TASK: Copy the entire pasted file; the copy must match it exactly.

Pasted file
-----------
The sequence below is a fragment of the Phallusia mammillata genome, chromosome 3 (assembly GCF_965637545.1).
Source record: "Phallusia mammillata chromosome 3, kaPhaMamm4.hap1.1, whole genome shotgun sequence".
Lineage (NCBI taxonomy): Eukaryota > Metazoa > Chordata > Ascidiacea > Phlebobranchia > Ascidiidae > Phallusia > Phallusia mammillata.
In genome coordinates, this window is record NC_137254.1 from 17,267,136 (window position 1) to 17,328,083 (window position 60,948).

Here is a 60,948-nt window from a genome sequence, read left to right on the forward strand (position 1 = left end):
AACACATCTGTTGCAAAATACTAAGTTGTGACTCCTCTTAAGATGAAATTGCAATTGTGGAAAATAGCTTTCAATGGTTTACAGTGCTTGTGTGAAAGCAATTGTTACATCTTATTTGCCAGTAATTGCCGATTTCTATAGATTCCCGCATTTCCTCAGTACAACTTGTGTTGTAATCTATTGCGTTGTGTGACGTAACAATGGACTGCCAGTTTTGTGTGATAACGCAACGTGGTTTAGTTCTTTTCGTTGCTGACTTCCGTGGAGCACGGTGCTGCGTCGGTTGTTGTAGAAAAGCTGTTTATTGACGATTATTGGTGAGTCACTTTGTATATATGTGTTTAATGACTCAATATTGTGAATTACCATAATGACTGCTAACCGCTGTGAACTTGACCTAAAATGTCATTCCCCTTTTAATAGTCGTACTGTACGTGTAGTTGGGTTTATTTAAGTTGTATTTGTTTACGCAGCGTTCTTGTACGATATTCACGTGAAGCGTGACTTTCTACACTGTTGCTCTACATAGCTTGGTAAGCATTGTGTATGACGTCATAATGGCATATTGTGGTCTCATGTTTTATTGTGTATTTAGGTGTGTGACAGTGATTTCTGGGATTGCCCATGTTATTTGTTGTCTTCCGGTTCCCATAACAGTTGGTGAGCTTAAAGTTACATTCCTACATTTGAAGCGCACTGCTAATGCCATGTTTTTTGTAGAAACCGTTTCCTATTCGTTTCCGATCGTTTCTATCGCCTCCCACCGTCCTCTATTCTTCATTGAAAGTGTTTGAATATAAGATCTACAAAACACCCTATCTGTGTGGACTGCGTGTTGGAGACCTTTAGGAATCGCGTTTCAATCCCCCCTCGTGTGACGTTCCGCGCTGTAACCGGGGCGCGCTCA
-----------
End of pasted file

The sequence below is a fragment of the Phallusia mammillata genome, chromosome 3 (assembly GCF_965637545.1).
Source record: "Phallusia mammillata chromosome 3, kaPhaMamm4.hap1.1, whole genome shotgun sequence".
Lineage (NCBI taxonomy): Eukaryota > Metazoa > Chordata > Ascidiacea > Phlebobranchia > Ascidiidae > Phallusia > Phallusia mammillata.
In genome coordinates, this window is record NC_137254.1 from 17,267,136 (window position 1) to 17,328,083 (window position 60,948).

Here is a 60,948-nt window from a genome sequence, read left to right on the forward strand (position 1 = left end):
AACACATCTGTTGCAAAATACTAAGTTGTGACTCCTCTTAAGATGAAATTGCAATTGTGGAAAATAGCTTTCAATGGTTTACAGTGCTTGTGTGAAAGCAATTGTTACATCTTATTTGCCAGTAATTGCCGATTTCTATAGATTCCCGCATTTCCTCAGTACAACTTGTGTTGTAATCTATTGCGTTGTGTGACGTAACAATGGACTGCCAGTTTTGTGTGATAACGCAACGTGGTTTAGTTCTTTTCGTTGCTGACTTCCGTGGAGCACGGTGCTGCGTCGGTTGTTGTAGAAAAGCTGTTTATTGACGATTATTGGTGAGTCACTTTGTATATATGTGTTTAATGACTCAATATTGTGAATTACCATAATGACTGCTAACCGCTGTGAACTTGACCTAAAATGTCATTCCCCTTTTAATAGTCGTACTGTACGTGTAGTTGGGTTTATTTAAGTTGTATTTGTTTACGCAGCGTTCTTGTACGATATTCACGTGAAGCGTGACTTTCTACACTGTTGCTCTACATAGCTTGGTAAGCATTGTGTATGACGTCATAATGGCATATTGTGGTCTCATGTTTTATTGTGTATTTAGGTGTGTGACAGTGATTTCTGGGATTGCCCATGTTATTTGTTGTCTTCCGGTTCCCATAACAGTTGGTGAGCTTAAAGTTACATTCCTACATTTGAAGCGCACTGCTAATGCCATGTTTTTTGTAGAAACCGTTTCCTATTCGTTTCCGATCGTTTCTATCGCCTCCCACCGTCCTCTATTCTTCATTGAAAGTGTTTGAATATAAGATCTACAAAACACCCTATCTGTGTGGACTGCGTGTTGGAGACCTTTAGGAATCGCGTTTCAATCCCCCCTCGTGTGACGTTCCGCGCTGTAACCGGGGCGCGCTCA